Sopha (2017) coined the phrase “If you can’t clean it, don’t buy it” and presented the case that the ability to easily clean equipment and surfaces in hospitals should be one of the deciding factors when making purchases. All surfaces are potential reservoirs for harmful pathogens, and making them easy to clean can save countless lives. In healthcare design, the decision to use particular materials and products is in part due to its ability to be cleaned. Despite the greatest technologies available, surfaces that are difficult to clean still present a very real danger to staff and patients. Thus, it is suggested that Infection Control personnel be involved in the purchase decision.
A prime example of a new product that is designed exclusively for infection control is the cleaning shuttle, manufactured by SCHMITZ u. Söhne. The cleaning shuttle is completely unique in the market and fully compatible with the DIAMOND® table.
For the very first time, the operating table can be cleaned easily and thoroughly from UNDERNEATH the chassis and casters thanks to this accessory. The shuttle consists of a frame design, into which the DIAMOND® table (set to maximum height) is inserted. The supports of the shuttle are positioned directly under the seat of the table. The staff then lowers the DIAMOND® table which, in effect, raises the undercarriage from the floor, so that the underside of the table can now be optimally cleaned.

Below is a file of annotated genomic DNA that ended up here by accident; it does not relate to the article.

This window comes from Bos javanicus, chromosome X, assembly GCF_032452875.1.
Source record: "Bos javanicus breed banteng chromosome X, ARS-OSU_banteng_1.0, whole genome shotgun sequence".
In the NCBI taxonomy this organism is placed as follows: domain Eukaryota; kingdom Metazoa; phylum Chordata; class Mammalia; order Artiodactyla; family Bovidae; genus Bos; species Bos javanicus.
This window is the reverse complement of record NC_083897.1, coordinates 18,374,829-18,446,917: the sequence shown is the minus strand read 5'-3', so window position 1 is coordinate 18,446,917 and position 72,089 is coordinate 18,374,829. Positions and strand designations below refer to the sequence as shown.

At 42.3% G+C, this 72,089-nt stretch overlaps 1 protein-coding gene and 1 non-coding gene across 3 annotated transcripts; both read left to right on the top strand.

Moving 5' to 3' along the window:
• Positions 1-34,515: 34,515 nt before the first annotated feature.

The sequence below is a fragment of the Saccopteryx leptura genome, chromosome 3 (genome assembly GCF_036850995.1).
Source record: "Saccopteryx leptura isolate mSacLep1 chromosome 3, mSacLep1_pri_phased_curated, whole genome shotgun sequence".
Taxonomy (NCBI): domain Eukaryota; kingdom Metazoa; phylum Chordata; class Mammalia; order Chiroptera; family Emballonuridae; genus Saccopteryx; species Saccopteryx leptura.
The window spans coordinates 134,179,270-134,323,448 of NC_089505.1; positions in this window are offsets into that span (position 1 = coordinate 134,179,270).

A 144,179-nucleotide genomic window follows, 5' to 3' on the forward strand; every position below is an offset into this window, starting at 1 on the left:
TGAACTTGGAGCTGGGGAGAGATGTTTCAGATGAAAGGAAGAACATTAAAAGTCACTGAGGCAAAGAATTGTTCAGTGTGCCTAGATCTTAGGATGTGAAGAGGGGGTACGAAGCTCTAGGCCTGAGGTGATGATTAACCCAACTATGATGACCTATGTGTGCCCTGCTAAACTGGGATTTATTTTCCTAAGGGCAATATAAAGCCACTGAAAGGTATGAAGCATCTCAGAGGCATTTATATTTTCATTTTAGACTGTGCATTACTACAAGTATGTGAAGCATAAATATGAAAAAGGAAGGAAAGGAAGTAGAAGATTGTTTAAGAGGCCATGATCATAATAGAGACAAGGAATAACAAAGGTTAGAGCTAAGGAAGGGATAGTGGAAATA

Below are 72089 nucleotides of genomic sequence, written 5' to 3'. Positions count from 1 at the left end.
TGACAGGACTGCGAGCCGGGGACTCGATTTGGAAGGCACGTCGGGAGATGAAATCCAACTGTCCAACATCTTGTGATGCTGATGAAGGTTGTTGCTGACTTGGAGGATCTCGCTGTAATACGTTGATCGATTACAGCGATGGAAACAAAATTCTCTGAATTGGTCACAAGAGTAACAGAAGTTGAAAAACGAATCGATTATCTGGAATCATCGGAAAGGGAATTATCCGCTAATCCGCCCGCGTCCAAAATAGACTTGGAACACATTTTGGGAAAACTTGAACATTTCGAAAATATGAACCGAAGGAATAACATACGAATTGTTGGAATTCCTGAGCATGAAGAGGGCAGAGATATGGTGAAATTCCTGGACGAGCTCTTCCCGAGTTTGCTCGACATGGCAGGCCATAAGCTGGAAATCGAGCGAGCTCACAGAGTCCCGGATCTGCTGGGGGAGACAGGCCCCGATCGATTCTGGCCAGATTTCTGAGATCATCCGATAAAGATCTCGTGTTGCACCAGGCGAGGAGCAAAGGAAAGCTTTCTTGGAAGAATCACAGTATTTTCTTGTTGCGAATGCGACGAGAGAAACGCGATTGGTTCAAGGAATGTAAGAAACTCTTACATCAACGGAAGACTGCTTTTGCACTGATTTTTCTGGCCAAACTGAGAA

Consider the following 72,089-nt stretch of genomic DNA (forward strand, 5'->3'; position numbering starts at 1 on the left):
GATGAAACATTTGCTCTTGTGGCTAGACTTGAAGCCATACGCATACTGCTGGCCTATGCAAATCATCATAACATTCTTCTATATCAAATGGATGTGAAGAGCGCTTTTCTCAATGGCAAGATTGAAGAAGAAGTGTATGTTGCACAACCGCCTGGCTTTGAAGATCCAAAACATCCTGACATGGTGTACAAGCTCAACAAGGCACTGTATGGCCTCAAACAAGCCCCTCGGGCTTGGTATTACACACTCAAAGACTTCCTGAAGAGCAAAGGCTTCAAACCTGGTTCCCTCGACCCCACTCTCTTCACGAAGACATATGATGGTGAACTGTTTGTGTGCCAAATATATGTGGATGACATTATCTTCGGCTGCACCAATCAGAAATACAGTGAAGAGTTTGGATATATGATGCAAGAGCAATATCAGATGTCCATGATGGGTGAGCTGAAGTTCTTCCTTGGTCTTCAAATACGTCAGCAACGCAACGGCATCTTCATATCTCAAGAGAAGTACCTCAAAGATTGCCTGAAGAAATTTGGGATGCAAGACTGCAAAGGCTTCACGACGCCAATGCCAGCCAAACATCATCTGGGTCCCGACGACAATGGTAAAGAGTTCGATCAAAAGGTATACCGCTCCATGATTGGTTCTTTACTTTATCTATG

An additional optional accessory, designed exclusively for infection control and compatible with the Diamond table is the splash guard (pictured below). The splash guard for the central delivery point at the foot of the DIAMOND® operating table serves as a protection in fluid-intensive surgeries, e.g. in urology or obstetrics. The result is the cleaning effort required for the DIAMOND® operating table is reduced significantly
In most, if not all of the operating table models frequently found in UK operating theatres, in addition to the Velcro fixation, the screws that secure the top of the operating table to the base have concave ‘pits’ (see left and below).
Clearly these concavities potentially provide areas for fluids and dirt to accumulate and therefore harmful bacteria to multiply.